Content Type

This project was made possible by funding through the Canadian Culture Online Strategy and the Heritage Policy Branch of the Department of Canadian Heritage.

Canadian Heritage

Ralph Fraser


RALPH FRASER (pianist, organist, vibraphonist, composer, arranger) was born on July 3, 1925 in New Glasgow, Nova Scotia, Canada. He moved to Toronto in 1946 to study at the Royal Conservatory of Music, and having achieved his Associateship Degree by 1947, decided to remain in Toronto. He had met Moe Koffman and other leading musicians while jamming around Toronto, and ultimately got work with Bobby Kinsman’s Band in Peterborough, Ontario when Moe Koffman joined Benny Louis’s band. Koffman and Fraser got back together later in Toronto and took trips to Buffalo to play jazz on Sundays, and once even went to New York together, meeting up and playing with jazz giants Stan Getz, Zoot Sims, and Gerry Mulligan.

By that time Fraser had learned to play both organ and vibraphone, and joined the Vic Centro Quintet playing vibes. It was then that he began recording for the Canadian Talent Library. Around the same time, he became the pianist in the CBC Jazz Unlimited All Stars and did several broadcasts with them. Throughout a still-active career, he played with some of the biggest names on the Canadian and international jazz scenes -- on stage with Dizzy Gillespie and Charlie Parker (Jazz at Massey Hall), Eddie Condon’s Group including Yank Lawson and Bob Wilbur at the Colonial Tavern, Carmen McRae and Joe Williams at the CBC, Bud Freeman at the Chick ‘n’ Deli and Cambridge Hotel, Peanuts Hucko at Bourbon Street, and Henry Cuesta at the Valhalla Inn, as well as many of the great Toronto jazz players including Graham Topping, George Arthur, Hart Wheeler, Gordon Evans, Bob Livingstone, Jerry Toth, Roy Smith, Ed Bickert, and Paul Grosney. He was also pianist-arranger with the famed Moxie Whitney Orchestra which was resident in the Royal York Hotel’s Imperial Room for years.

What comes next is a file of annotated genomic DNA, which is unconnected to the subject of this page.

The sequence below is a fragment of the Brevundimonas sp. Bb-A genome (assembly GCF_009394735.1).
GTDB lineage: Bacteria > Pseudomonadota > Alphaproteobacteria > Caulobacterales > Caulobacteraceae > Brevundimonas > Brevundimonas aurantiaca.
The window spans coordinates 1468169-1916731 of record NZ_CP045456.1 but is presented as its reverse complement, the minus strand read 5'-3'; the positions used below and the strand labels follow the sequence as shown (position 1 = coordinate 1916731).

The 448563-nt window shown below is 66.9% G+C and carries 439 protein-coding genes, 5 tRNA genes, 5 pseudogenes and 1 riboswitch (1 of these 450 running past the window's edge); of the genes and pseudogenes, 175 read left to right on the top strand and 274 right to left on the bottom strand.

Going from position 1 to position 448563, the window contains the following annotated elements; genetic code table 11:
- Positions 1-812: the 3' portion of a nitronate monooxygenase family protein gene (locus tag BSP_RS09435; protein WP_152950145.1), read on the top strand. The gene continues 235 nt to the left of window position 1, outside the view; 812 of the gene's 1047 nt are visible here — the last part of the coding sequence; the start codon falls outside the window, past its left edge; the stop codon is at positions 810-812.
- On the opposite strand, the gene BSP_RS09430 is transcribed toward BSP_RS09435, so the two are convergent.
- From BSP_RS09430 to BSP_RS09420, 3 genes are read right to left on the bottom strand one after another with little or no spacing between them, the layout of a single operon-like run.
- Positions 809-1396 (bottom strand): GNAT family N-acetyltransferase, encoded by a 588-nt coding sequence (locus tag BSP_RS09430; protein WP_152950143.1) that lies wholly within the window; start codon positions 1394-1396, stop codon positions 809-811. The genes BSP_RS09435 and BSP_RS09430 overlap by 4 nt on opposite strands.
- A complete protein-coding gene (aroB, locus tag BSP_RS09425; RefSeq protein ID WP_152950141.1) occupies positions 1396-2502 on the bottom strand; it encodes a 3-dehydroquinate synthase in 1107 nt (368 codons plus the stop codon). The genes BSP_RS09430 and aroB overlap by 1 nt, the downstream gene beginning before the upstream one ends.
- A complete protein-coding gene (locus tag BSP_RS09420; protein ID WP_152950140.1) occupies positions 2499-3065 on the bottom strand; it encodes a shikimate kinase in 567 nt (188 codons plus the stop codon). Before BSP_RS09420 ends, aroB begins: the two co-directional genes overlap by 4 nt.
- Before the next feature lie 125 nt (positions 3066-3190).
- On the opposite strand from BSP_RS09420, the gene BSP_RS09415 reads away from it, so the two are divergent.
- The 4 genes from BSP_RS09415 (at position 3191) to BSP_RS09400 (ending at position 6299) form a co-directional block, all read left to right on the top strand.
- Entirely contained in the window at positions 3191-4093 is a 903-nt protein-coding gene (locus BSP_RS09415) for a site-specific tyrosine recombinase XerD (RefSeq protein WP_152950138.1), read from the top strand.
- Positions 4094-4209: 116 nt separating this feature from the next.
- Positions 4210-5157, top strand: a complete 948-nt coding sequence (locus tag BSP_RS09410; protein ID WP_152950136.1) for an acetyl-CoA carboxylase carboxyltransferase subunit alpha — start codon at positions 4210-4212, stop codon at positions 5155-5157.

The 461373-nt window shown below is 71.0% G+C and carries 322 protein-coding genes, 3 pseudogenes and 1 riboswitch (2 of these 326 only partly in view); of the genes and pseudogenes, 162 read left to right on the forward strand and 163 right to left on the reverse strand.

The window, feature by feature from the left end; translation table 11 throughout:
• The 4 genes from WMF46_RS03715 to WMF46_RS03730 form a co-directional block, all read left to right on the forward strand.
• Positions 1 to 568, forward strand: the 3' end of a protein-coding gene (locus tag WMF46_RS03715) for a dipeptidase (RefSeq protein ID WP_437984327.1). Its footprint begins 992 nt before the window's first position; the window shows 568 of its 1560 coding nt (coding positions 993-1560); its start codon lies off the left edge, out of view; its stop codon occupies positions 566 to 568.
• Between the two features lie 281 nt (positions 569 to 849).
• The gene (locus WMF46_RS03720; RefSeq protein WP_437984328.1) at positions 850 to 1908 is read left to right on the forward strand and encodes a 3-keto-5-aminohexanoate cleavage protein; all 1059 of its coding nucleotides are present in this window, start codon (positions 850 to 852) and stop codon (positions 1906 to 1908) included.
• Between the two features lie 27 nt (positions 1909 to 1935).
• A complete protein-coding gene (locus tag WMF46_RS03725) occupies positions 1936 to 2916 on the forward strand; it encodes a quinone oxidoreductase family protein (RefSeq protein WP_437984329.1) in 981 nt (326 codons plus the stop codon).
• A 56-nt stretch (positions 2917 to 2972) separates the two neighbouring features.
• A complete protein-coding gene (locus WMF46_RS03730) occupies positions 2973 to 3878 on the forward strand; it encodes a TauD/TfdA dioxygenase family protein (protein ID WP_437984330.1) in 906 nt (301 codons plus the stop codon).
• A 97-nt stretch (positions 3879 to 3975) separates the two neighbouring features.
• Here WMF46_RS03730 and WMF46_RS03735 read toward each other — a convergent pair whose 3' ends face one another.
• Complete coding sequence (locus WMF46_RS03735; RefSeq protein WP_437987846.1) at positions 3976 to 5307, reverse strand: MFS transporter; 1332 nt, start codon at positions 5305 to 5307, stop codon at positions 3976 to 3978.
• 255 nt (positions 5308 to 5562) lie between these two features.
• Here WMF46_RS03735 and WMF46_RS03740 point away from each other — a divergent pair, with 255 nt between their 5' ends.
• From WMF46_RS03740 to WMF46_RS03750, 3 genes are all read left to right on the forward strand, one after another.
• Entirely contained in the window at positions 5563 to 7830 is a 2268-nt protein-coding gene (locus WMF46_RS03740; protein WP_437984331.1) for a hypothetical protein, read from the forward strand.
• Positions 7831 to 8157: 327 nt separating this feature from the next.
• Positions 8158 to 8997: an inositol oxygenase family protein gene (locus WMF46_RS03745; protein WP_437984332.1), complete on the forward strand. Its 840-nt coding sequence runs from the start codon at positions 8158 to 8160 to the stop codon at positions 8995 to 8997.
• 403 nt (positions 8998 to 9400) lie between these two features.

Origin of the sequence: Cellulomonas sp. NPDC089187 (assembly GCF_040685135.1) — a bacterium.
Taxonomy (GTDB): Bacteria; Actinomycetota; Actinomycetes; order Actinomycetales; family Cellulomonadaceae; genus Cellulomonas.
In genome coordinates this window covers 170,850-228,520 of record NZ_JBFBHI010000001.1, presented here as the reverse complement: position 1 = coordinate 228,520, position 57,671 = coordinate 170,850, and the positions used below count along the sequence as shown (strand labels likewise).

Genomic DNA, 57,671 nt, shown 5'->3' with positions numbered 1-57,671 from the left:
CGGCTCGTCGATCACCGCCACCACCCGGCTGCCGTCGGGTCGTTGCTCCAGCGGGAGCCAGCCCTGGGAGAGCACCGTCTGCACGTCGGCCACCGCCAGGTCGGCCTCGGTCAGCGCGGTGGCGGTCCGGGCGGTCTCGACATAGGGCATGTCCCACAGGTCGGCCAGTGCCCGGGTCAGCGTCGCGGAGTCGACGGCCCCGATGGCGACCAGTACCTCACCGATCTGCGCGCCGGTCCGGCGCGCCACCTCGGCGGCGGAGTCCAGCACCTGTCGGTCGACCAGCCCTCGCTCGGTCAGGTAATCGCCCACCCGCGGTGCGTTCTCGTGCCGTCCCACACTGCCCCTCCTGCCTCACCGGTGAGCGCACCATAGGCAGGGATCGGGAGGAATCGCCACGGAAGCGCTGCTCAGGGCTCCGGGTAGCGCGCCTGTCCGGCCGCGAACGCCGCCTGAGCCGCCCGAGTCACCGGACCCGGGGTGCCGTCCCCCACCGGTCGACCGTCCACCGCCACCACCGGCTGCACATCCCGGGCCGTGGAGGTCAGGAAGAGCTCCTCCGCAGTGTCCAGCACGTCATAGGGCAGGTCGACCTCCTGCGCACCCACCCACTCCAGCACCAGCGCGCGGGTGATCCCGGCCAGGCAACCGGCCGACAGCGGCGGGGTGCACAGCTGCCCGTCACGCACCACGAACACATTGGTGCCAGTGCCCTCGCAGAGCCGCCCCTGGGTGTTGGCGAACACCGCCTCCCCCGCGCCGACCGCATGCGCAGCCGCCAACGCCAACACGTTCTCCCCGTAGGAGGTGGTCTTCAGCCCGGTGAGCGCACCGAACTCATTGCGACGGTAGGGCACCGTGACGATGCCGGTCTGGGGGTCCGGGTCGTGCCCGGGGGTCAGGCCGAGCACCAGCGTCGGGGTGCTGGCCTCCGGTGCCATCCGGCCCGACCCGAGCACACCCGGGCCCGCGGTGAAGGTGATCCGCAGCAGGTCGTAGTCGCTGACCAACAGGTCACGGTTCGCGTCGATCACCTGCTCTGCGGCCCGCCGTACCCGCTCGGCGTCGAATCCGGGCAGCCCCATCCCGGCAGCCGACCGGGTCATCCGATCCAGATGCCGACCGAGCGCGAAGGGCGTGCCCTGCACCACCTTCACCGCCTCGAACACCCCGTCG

Ralph Fraser’s versatility is legendary. He is even the answer to a Trivial Pursuit question as the organist who played for years for Toronto Maple Leaf Hockey Games, the Toronto Argonauts, and the Toronto Blizzard, and was even the live keyboard player during the early years of the Toronto Blue Jays existence. He joined the Canadian Tribute to Glenn Miller Band in 1992, and is currently the piainist with Jim Galloway’s Wee Big Band.

Fraser was the featured pianist in three “Sound of Toronto Jazz” Concerts at the Ontario Science Centre between 1994 and 2000: with the Hart Wheeler Quartet on November 7, 1994, as a member of the Gord Coupland Quartet on November 2, 1998, and as a solo pianist on February 21, 2000.